quality.” Because most consumers see all hospitals as providing some reasonable level of quality, the convenience factor comes up time and again as one of the most powerful and sustainable unique selling propositions available to a hospital or to a physician. In order to overcome this unique selling proposition, another organization must have a strategy that goes beyond convenience and quality. If quality cannot be used as a unique selling proposition, it may be possible to use price, particularly a low price. The use of pricing strategies as a unique selling proposition is untested in the healthcare arena, however, and it is probably one of the most dangerous strategies for at least two reasons. First, competitors can often easily match this strategy, at least for a short period of time, unless the price package includes unique benefits to the buyer. If a competitor matches your low price, in effect it takes away the unique selling proposition and sets up the possibility of a price war. Classic price wars have taken place among hundreds of companies and have sometimes changed the entire structure of an industry. Throughout the 1980s, for example, the airline industry was in a price war to such an extent that discount prices came to be expected; this expectation drove profit margins down, drove bankruptcies up, and ultimately led to a massive consolidation that resulted in sharp price increases as competitors were eliminated. Second, price is one of the ways that consumers judge quality, and organizations try to position the quality of their services through the use of price strategies. As a rule of thumb, setting a higher price and bundling benefits with that price help position a product as a higher quality item. Setting a lower price may cheapen the product and attract a different market. For example, consumers are likely to perceive the skills of tax preparers who advertise their services for $19 as poor, particularly if they know that a national certified public accounting firm would charge $275. For most products and services, there is a perceived price–quality relationship. These discount accountants may have graduated at the top of their classes, but the pricing system they use may raise concerns about the quality of the service delivered. The situation is similar for hospitals and physicians. Most patients do not want their surgery done by the cheapest surgeon in the cheapest hospital. Instead, they want good care, a great outcome, and a responsible price. Being known as the “Kmart of hospitals” may be all right for such products as school physicals, health education, and other low-risk services, but it could be dangerous for others. Although quality and price may not be appropriate competitive advantages or unique selling propositions, no service needs to be a commodity— as long as points of difference between competitors can be highlighted.

26

Health Care Market Strategy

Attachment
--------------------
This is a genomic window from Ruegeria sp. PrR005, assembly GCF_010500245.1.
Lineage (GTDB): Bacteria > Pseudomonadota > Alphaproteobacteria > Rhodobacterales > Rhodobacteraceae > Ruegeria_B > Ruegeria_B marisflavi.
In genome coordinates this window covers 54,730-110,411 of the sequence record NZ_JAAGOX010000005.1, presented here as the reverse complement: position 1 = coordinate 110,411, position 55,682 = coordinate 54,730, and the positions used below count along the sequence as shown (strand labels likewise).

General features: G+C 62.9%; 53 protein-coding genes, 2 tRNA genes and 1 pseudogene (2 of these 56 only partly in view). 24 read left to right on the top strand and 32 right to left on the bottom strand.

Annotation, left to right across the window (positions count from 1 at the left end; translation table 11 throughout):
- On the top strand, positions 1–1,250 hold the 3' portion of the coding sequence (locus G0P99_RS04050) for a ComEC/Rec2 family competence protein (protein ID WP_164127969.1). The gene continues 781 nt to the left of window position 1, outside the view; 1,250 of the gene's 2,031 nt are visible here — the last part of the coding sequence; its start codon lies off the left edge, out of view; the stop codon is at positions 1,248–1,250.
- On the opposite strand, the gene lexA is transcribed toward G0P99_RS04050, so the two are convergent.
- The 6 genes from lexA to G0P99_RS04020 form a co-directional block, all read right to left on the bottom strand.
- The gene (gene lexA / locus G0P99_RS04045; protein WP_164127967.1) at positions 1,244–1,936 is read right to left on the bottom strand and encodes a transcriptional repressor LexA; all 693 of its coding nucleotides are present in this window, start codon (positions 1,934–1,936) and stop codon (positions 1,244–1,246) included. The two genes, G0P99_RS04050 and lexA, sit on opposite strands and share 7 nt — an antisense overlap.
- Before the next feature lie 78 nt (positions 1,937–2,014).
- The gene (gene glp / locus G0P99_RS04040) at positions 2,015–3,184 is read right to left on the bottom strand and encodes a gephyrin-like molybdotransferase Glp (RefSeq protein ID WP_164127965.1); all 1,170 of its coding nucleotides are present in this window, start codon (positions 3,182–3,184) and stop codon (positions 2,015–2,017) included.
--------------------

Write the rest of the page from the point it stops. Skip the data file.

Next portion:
Some of these differentiations or unique selling propositions may seem trivial or small, but they may be just enough to set an organization apart from the competition. A certified public accountant is generally assumed to be competent, for example. Others are also competent, so consumers can shop around every year to get the best deal on their tax preparation. The clients of one particular accountant seldom change, however, because of a small service that he or she provides as a byproduct of preparing tax forms. The accountant may use a computer-generated model to complete the forms because it is fast, it is accurate, and it allows the accountant to check on significant variances from one year to the next that may indicate a client’s error in reporting information. As a byproduct of this process, the accountant may provide a nicely packaged 3-year comparative history of income, deductions, and significant financial transactions, complete with a folder that can be easily filed with other personal financial information. The customer does not receive an extra charge for this added service and perceives it as unique and convenient. Providing such a service also keeps the customer, because switching to another accountant (who has the same services, if not more) would interrupt this series of comparative financial reports. Therefore, the accountant not only has a unique selling proposition (comparative reports), but also provides it in such a way as to lock in a satisfied customer. Add-Ons Often, add-ons become unique selling propositions. A surgeon’s generic service is his or her ability to skillfully examine, operate, and manage the patient’s postoperative care. A routine add-on service is talking to the family immediately and calling the referral physician. Although the routine service is not part of the generic product, it is important to the extent that it helps differentiate one surgeon from another. The surgeon can go even further—to an extraordinary add-on product that is above and beyond the routine. Services in this category might be a telephone call from the surgeon to the referral physician or the patient 10 days later to make sure everything is all right, or a fax from the surgeon to the referral source immediately with information about the case. Other services or add-ons are designed to keep the institution in the forefront. A surgeon may have an invitation-only Saturday morning seminar for referral sources, after which the group attends a university football game. Another surgeon may invite referral physicians to scrub for two or three cases to see a new laser technique in use so that they can better explain the procedure to their patients. Service thus includes the generic, routine, and extraordinary dimensions, which will change. Today’s extraordinary services can become tomorrow’s routine services.